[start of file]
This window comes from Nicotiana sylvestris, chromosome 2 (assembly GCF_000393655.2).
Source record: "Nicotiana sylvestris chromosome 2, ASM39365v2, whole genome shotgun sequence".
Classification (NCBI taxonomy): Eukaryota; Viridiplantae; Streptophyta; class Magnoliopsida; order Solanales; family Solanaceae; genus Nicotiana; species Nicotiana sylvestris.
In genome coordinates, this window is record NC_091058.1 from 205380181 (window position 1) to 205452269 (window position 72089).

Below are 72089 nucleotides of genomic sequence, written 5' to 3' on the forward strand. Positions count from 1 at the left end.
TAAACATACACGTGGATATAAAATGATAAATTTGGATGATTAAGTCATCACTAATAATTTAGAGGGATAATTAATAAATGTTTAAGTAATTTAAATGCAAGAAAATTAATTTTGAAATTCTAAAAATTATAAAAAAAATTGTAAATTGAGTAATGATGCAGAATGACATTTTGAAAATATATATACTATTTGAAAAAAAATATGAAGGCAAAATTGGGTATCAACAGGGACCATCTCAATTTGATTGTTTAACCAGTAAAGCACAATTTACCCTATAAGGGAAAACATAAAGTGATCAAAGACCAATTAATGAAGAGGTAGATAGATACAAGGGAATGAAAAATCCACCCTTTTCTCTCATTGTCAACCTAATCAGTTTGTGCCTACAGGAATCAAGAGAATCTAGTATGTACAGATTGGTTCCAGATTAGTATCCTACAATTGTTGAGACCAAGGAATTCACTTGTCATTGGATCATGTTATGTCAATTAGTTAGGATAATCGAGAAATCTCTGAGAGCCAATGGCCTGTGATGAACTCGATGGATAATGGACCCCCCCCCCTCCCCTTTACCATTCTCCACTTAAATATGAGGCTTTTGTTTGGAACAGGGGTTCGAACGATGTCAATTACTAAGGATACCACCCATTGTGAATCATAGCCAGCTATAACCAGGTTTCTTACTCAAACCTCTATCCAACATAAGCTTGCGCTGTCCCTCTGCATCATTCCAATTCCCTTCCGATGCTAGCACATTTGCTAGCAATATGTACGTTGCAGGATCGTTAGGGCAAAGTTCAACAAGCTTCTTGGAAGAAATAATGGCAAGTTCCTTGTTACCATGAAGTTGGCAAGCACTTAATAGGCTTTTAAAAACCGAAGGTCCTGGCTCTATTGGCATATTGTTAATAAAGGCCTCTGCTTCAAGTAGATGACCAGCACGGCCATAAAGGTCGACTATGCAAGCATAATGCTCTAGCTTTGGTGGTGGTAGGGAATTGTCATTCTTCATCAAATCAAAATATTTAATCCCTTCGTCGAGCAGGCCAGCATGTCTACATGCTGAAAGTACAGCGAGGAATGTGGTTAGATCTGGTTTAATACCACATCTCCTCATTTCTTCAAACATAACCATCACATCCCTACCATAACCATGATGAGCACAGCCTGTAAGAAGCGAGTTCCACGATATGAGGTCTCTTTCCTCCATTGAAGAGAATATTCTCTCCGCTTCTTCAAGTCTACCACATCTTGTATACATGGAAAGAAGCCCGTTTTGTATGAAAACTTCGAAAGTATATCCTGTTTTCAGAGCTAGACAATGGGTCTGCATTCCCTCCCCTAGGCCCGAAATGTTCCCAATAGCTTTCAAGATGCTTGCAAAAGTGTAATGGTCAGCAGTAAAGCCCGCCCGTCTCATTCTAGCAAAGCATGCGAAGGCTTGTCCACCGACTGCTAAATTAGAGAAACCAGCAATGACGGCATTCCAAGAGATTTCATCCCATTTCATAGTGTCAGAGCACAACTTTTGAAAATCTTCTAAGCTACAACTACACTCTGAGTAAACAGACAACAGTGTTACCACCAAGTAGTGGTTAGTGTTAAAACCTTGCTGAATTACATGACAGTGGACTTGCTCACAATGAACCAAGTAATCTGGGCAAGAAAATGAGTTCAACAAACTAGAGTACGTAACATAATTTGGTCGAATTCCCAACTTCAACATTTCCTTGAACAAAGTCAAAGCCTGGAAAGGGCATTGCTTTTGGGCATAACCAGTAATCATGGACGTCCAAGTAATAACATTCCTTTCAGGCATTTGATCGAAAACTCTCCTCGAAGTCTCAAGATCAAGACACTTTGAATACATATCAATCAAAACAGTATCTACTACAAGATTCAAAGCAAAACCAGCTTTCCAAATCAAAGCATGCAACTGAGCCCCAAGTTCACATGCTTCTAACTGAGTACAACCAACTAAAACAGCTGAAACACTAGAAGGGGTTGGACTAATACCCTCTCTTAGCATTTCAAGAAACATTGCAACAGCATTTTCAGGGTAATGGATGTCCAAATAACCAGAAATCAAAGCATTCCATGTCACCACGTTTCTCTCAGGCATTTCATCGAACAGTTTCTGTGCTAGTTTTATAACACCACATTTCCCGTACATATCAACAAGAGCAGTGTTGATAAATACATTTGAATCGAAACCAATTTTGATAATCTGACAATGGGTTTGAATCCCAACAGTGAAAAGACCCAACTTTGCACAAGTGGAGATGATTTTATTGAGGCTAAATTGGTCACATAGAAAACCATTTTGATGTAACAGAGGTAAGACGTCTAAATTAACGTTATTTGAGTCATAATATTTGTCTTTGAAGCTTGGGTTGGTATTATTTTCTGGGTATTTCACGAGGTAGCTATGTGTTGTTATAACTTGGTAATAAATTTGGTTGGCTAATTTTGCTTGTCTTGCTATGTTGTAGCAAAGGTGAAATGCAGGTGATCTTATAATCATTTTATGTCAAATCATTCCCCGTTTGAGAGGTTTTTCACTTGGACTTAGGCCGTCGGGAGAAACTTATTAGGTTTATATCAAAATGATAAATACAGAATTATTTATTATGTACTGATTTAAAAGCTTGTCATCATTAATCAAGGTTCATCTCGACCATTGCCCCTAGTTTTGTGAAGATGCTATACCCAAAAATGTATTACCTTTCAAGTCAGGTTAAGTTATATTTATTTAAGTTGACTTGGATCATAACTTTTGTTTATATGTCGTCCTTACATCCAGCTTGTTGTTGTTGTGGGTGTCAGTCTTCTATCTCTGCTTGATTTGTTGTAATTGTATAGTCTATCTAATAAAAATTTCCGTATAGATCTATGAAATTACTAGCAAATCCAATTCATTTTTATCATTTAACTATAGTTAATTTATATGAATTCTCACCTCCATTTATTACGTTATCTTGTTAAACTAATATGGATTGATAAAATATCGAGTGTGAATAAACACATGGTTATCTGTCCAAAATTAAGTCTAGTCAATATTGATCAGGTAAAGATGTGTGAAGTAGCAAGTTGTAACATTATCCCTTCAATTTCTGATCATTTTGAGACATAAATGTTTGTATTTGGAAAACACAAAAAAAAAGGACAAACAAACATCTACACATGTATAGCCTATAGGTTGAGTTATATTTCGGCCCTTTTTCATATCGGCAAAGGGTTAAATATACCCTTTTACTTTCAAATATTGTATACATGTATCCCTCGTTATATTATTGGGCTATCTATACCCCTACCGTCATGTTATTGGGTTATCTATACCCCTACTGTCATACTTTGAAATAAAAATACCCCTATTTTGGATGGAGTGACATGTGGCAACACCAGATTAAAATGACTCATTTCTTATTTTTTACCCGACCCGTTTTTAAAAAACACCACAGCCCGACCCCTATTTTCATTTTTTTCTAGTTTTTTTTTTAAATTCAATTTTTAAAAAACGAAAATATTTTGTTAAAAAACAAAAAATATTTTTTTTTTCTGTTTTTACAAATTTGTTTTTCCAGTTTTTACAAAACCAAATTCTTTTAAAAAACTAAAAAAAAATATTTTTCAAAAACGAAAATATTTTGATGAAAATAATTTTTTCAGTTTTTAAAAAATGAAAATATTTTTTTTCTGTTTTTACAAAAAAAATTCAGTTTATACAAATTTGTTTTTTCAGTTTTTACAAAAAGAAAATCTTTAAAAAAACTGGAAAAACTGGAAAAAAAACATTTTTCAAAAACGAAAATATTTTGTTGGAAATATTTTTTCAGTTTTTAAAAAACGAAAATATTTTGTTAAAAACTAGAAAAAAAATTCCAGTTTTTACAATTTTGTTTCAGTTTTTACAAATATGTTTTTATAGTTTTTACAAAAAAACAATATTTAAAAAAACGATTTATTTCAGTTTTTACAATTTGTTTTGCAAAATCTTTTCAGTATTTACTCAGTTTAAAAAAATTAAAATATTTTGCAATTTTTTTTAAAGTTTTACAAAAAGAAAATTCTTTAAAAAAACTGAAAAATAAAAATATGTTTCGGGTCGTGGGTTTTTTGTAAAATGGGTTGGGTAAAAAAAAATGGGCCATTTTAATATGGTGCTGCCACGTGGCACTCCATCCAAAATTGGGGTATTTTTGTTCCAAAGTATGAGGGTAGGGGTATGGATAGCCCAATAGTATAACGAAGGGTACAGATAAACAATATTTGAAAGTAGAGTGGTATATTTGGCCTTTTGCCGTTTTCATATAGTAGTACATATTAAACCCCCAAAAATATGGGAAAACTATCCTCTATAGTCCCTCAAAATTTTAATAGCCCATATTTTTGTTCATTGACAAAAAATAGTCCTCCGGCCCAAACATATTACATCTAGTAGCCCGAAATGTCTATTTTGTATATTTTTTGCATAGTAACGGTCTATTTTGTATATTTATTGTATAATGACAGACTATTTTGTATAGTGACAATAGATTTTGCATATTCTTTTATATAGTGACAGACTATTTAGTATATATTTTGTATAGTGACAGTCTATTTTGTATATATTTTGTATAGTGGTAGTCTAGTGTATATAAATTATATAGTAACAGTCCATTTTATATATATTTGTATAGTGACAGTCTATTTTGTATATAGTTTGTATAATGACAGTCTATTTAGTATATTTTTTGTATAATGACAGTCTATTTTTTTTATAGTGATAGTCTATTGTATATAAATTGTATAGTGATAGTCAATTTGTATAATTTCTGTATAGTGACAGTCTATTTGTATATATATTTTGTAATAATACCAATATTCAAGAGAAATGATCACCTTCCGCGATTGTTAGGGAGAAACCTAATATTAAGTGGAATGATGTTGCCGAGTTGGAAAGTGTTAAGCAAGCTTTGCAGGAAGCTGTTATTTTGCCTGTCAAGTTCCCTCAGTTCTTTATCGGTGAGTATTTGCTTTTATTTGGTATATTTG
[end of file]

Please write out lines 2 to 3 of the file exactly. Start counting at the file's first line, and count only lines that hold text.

Source record: "Nicotiana sylvestris chromosome 2, ASM39365v2, whole genome shotgun sequence".
Classification (NCBI taxonomy): Eukaryota; Viridiplantae; Streptophyta; class Magnoliopsida; order Solanales; family Solanaceae; genus Nicotiana; species Nicotiana sylvestris.